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The pound has fallen to an 18-month low against the dollar amid mounting uncertainty about the terms of the UK’s exit from the EU.
After reports that Theresa May is delaying Tuesday’s vote on her Brexit deal, the pound fell to $1.2656, its lowest level since June 2017.
The pound slipped to three-month lows against the euro, trading at €1.1085
The currency is seen as a barometer of the Brexit negotiations, analysts said.
“Until the market knows what will happen with respect to Brexit one way or the other then they [traders] will remain extremely anxious,” said Jane Foley, head of foreign exchange strategy at Rabobank.
Ms Foley said the threat of a hard Brexit, under which the UK leaves the EU without a deal, as well as the continuing political uncertainty was “an extraordinary and toxic mix” for the pound.
“Once we know what is happening, things will be more settled,” she added.
Pound v dollar
This week had always been expected to be a volatile one for the pound because of the vote on Tuesday, which has also heightened political uncertainty.
Dozens of Conservative MPs had been planning to join forces with Labour, the SNP, the Lib Dems and the DUP to vote down Mrs May’s deal.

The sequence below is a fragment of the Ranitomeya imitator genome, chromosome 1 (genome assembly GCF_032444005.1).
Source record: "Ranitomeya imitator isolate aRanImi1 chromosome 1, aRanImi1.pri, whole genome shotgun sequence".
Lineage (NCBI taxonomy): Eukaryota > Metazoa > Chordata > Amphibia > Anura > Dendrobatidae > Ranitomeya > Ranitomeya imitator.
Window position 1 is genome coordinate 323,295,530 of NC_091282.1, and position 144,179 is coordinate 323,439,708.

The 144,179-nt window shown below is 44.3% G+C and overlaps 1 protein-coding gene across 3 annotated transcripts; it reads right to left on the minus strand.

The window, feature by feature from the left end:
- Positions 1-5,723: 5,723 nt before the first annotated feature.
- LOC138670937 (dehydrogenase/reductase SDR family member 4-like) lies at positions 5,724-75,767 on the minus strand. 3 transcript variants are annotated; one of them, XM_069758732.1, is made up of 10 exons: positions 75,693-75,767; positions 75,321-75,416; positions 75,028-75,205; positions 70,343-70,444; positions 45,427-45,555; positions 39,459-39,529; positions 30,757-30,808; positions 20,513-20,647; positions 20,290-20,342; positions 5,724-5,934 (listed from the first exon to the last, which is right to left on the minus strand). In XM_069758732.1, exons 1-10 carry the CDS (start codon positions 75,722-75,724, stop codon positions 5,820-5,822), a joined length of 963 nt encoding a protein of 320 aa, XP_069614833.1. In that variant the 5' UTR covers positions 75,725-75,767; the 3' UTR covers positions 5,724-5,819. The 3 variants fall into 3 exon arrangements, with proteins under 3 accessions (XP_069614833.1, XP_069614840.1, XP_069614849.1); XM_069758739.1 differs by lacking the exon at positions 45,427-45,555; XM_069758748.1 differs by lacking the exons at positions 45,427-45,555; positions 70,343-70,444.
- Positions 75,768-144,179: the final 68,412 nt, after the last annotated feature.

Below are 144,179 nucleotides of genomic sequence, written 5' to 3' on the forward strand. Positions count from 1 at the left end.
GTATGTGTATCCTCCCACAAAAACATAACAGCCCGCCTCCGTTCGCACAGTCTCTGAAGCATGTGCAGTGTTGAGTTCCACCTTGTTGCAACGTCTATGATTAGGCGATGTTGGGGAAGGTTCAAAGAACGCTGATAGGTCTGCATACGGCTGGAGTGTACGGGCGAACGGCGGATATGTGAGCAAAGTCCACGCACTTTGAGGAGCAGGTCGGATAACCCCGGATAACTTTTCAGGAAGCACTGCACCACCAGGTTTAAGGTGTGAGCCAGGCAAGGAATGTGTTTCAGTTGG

Neil Mellor, currency strategist at BNY Mellon, said the pound’s movements were directly linked to the current political uncertainty.
But he said there was also a question of valuation and how investors “price in Brexit”.
The pound’s movements over the past decade suggested that the pound could be spared a “drastic fall” over a prolonged period, he said.
Pound v euro
Mrs May will now make a statement to MPs at 15:30 GMT, which has helped sparked expectations the vote will be delayed.
Neil Wilson, analyst at Markets.com said there were a number of theories about what delaying the might vote might mean, ranging from new talks over the backstop or a second referendum.
“The only known is that the uncertainty has increased and we are faced with more volatility for sterling and UK assets,” Mr Wilson said.
Nadhim Zahawi, a junior minister in the Department for Education, said the Prime Minister intended to renegotiate.